Some time ago I published a video in youtube describing a way to put together multiple workload types here: It describes how to coordinate the configuration of the physical network (Cisco ACI) and a virtual network (vSphere vSwitch, OVS with Linux containers), in two cases: where the virtual network configuration is driven from the ACI controller (as in the case of vSphere’s DVS), or where the virtual network configuration is done independently of the ACI controller.

The point is showing that you can connect any kind of virtual workload, from any hypervisor to ACI, in the worst case you have to coordinate (possibly through orchestration software) configuration of the virtual and physical networks.

The reason for this post is to answer some questions I have received in the meantime about how does it work exactly with Linux containers, so here we go.

The only thing that an ACI leaf switch needs to recognise a packet as belonging to a specific network group (in ACI slang called End Point Group or EPG) is a specific encapsulation (VLAN or VXLAN today). In the future it might be possible using other packet attributes like IP or MAC, but let us forget that for the time being.

The problem is, per default at least in Docker, packets are not coming out of a Docker host with VLAN or VXLAN encapsulation. The default Docker implementation for the network is rather like the DSL router you have at home: an internal network is created inside of the host, where the containers are connected, and the docker network bridge will NAT (Network Address Translation) outgoing packets to the IP address of the Linux host. See more details here: For example, in the following diagram you can see how all packets out of the host will come from the same IP address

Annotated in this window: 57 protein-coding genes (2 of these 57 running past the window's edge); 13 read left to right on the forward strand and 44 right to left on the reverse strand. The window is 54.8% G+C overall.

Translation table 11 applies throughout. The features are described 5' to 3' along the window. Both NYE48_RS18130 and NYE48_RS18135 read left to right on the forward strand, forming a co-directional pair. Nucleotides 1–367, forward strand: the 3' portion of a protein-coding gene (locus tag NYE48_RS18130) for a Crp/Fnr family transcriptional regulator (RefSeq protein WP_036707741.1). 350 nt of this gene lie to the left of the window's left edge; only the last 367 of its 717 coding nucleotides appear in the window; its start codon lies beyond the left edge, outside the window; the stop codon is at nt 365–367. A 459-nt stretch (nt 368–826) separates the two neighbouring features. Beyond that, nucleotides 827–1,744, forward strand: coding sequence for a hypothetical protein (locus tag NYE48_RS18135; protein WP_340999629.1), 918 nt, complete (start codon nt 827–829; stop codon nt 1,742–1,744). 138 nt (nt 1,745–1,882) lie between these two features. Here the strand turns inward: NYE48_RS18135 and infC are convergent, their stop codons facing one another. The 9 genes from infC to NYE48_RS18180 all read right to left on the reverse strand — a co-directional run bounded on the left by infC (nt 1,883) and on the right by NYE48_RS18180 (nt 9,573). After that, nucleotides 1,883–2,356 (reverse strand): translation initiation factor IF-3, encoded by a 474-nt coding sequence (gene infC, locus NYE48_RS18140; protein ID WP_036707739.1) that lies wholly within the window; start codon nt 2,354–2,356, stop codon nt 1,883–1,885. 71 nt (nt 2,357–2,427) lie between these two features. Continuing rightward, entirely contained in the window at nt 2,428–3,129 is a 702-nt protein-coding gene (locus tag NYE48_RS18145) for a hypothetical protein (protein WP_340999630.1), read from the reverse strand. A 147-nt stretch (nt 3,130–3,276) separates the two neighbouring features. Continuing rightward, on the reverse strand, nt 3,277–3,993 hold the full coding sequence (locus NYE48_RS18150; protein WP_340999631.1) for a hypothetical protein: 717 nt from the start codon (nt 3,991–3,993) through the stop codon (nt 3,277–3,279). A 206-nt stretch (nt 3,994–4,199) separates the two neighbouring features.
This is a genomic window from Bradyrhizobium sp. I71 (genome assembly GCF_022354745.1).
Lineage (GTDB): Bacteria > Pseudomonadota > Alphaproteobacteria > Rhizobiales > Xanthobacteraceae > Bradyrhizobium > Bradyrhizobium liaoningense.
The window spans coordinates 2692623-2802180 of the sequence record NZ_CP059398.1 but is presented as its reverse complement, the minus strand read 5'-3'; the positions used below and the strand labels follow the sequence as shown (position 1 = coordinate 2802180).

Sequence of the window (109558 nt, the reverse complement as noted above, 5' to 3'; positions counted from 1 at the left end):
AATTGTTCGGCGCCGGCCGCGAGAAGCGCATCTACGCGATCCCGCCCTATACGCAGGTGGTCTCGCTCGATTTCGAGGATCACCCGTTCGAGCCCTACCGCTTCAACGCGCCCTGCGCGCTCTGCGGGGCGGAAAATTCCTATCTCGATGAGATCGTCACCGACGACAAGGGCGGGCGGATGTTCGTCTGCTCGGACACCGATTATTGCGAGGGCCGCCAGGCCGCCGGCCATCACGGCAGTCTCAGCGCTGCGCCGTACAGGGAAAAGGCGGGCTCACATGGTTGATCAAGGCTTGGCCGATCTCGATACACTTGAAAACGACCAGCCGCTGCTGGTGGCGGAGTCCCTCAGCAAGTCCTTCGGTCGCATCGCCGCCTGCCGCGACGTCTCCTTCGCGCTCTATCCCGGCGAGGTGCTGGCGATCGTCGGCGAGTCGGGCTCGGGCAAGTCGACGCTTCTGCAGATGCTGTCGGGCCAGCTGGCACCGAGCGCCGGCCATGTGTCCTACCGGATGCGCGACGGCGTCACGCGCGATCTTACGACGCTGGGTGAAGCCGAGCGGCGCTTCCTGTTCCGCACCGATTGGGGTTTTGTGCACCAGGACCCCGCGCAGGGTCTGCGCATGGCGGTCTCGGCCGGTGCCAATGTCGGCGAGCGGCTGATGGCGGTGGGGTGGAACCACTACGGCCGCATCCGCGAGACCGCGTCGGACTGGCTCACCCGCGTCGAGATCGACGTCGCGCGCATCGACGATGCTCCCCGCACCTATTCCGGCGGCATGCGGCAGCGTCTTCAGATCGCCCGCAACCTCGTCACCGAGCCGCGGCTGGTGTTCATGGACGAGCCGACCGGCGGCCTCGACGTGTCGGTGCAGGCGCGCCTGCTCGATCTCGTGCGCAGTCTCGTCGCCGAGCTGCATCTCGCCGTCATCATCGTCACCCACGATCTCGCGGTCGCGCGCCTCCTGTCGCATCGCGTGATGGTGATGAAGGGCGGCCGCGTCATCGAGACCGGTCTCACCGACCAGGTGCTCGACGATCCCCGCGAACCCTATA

To reach a certain container, you need to NAT specific ports of a container to the same or different ports in the “outside network”, so that the container is reachable. The same way as you would install a Web server in your private network at home, and you would make it reachable from the Internet.

This is not very practical, since there is no way to know to which container packets coming to or leaving the host belong. So if we want to have VLAN tagging for packets leaving a container, we need to modify the native Docker stack.

There is a way of telling Docker not to create any network construct for a specific container with the setting –net=none. That allows us to create it as we want it, and do VLAN encapsulation. The goal is building the following: we want a container to be connected to a bridge that will only add VLAN encapsulation to the packets, and transmit them to the outside world:


In this case packets from the container arrive to the bridge “br-vlan181”, that will tag all packets with VLAN 181 and send them out eth0 (that is represented with eth0.181).

There are some concepts we need to understand first, like network namespaces. A network namespace is a group of network settings that are independent from the rest of the network configuration in the Linux server. In this “subgroup” of network settings you could have IP routes and virtual or physical NICs, without them interfering with the rest of IP routes or NICs in the system. Each Linux container has at least one NIC in its own network namespace, which is connected to the network space in the host.

How to connect a NIC in a network space with another NIC in another network space? With a “pipe”. Pipes take every packet coming out of a NIC, and put it on another one. Pretty intuitive, isn’t it?

So we need a NIC in the container network namespace (we will call it veth100103, another NIC in the default network namespace of the Linux host (we will call it veth103), and a pipe between them. We will then attach the NIC in the global network namespace to a bridge that will do the VLAN encapsulation (in this case “br-vlan181”).